• In the read-in step, coordinates of at least one further characteristic point of the brightness curve can be read in. The meteorological visibility can also be determined using the coordinates of the further characteristic point. A second point allows the brightness curve to be described with greater certainty.
  • In the reading-in step, a plurality of coordinates of characteristic points of the luminance curve can be read. With more points of the brightness curve, an irregular curve of the brightness curve can also be imaged.
  • The scattered light can be modeled by superimposing an ambient-dependent and alternatively or additionally direction-dependent ambient light into an optical path between an object and an observer. The object may be, for example, a ground, such as a road or an object on the road. The ambient light may be daylight that is diffused diffusely. The interspersed ambient light may increase with increasing distance from the ground. The image may be light reflected at the object. By modeling the location-dependent and alternatively or additionally direction-dependent interspersing, it can be taken into account that the fog radiates brighter the farther the ground is removed.
  • The processing rule may map a relationship between the coordinates and an extinction coefficient of the fog in the camera image, wherein in particular the extinction coefficient represents a distance-dependent decrease of an optical contrast in the fog. The extinction coefficient can describe a density of the mist. The extinction coefficient may be independent of ambient light. The extinction coefficient may be directly related to the meteorological visibility above the meteorological threshold. The extinction coefficient allows easy and accurate characterization of the fog.
  • A result of the processing rule can be read from a table such as a lookup table. A lookup table can be a predetermined and stored lookup table. The lookup table can contain a large number of parameter-dependent results. The lookup table can be multidimensional. Through a lookup table, the result can be read out very quickly, without the need for time-consuming arithmetic operations, which can also be iterative. The results in the lookup table can be interpolated. By interpolating, a data set in the lookup table can be reduced and the result output even faster. For the interpolation different approach functions can be selected. For example, polynomials can be used. Different polynomials can determine an approximation quality of the nebula model depending on the requirement for fog detection. Depending on the requirements, a customized polynomial can be used.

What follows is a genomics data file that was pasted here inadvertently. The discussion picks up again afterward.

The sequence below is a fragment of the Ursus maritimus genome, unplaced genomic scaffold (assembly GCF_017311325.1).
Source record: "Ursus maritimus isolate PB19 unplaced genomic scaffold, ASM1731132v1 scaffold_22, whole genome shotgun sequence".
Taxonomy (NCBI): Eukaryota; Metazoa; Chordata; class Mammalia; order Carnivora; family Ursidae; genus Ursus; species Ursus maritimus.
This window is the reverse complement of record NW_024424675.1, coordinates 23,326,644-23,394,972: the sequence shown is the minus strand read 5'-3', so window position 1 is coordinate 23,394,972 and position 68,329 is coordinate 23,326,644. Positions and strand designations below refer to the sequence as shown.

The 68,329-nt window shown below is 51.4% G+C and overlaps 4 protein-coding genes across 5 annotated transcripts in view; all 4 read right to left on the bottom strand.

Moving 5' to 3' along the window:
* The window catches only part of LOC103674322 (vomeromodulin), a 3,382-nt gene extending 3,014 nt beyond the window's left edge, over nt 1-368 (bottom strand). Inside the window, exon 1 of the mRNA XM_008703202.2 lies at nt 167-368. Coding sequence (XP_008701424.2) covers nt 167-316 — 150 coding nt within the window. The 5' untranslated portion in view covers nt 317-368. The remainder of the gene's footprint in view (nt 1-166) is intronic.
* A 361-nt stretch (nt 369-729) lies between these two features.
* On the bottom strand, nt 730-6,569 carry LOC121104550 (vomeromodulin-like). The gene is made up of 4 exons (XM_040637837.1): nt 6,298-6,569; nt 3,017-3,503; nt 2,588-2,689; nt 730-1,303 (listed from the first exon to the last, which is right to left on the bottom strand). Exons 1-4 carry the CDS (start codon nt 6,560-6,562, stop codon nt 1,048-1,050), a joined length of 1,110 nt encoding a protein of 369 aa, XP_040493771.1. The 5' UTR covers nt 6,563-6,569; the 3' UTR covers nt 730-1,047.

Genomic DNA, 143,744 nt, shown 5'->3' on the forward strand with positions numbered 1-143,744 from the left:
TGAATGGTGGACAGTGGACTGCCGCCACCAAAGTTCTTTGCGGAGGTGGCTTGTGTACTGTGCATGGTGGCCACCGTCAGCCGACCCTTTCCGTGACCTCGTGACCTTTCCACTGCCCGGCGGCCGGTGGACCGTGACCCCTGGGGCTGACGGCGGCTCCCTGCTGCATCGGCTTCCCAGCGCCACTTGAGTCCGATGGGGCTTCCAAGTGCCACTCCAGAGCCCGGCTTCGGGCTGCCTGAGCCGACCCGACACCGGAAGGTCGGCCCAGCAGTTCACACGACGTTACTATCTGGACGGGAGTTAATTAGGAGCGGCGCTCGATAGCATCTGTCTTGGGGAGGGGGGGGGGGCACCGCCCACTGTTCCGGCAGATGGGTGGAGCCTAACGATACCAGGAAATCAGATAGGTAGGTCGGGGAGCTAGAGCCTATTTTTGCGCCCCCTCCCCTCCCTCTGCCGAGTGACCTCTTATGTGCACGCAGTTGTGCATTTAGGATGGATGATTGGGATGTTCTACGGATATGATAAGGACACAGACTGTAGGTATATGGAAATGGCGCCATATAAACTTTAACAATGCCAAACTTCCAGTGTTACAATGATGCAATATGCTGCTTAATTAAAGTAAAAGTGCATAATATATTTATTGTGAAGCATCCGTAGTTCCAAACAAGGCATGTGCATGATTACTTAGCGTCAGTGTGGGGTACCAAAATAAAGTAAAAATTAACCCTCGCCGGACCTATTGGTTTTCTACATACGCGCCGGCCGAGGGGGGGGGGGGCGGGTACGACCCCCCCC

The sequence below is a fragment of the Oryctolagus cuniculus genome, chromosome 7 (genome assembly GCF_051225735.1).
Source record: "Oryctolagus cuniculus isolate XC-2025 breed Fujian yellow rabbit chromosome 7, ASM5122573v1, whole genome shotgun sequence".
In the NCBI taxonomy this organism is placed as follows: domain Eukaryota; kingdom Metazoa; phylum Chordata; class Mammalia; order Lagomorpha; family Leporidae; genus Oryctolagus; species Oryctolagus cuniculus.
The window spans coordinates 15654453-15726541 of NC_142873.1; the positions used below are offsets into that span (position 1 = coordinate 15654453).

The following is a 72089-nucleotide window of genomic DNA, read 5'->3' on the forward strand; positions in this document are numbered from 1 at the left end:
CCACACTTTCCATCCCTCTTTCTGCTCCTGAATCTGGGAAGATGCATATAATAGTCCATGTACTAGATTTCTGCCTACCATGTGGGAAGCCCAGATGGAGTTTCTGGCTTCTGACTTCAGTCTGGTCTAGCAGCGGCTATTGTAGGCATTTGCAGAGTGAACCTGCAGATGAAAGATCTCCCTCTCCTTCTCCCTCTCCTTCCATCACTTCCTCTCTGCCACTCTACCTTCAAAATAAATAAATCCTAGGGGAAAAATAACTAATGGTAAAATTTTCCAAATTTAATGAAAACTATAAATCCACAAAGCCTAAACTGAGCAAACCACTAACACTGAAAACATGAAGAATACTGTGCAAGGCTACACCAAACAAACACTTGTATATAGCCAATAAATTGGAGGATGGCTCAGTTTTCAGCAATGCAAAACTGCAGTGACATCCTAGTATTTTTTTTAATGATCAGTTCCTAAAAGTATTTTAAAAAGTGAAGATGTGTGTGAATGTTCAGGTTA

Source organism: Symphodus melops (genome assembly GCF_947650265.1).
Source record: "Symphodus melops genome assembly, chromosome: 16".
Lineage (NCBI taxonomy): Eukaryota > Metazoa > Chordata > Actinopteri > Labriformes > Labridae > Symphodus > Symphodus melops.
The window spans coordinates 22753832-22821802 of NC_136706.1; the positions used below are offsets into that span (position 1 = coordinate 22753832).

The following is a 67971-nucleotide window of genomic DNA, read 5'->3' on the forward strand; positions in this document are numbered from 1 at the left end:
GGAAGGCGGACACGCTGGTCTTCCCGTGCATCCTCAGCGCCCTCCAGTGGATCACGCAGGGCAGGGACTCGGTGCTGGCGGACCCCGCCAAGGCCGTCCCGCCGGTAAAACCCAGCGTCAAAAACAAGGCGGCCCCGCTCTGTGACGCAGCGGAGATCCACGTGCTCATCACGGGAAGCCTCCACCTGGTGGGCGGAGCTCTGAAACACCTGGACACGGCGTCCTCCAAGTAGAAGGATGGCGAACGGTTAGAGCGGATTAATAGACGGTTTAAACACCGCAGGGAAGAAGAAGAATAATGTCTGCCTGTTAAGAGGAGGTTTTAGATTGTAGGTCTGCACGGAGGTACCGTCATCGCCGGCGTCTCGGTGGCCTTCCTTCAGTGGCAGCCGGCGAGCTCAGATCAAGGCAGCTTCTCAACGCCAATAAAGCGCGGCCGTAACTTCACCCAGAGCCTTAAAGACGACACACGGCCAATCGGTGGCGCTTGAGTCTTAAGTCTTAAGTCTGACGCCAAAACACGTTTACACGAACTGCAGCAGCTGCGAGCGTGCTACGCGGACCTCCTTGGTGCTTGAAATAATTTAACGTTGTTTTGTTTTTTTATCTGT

• The meteorological visibility can also be determined using at least one parameter of a camera producing the camera image. For example, at least one optical parameter, such as a focal length, a row and / or column number, an image error, a sensitivity drop can be taken into account. Likewise, at least one mechanical parameter, such as a baseline elevation, an exit viewing angle of the camera, a height change from the starting altitude, a viewing angle change from the exit angle, a horizon position may be taken into account. With at least one parameter, the processing instructions can be evaluated more robustly and provide safer results.
  • Furthermore, in the reading-in step, the at least one parameter can be variable and read in by the camera. By changing at least one variable parameter, changes from camera image to camera image can be detected and the meteorological visibility can be reliably determined despite changes in the detection range of the camera.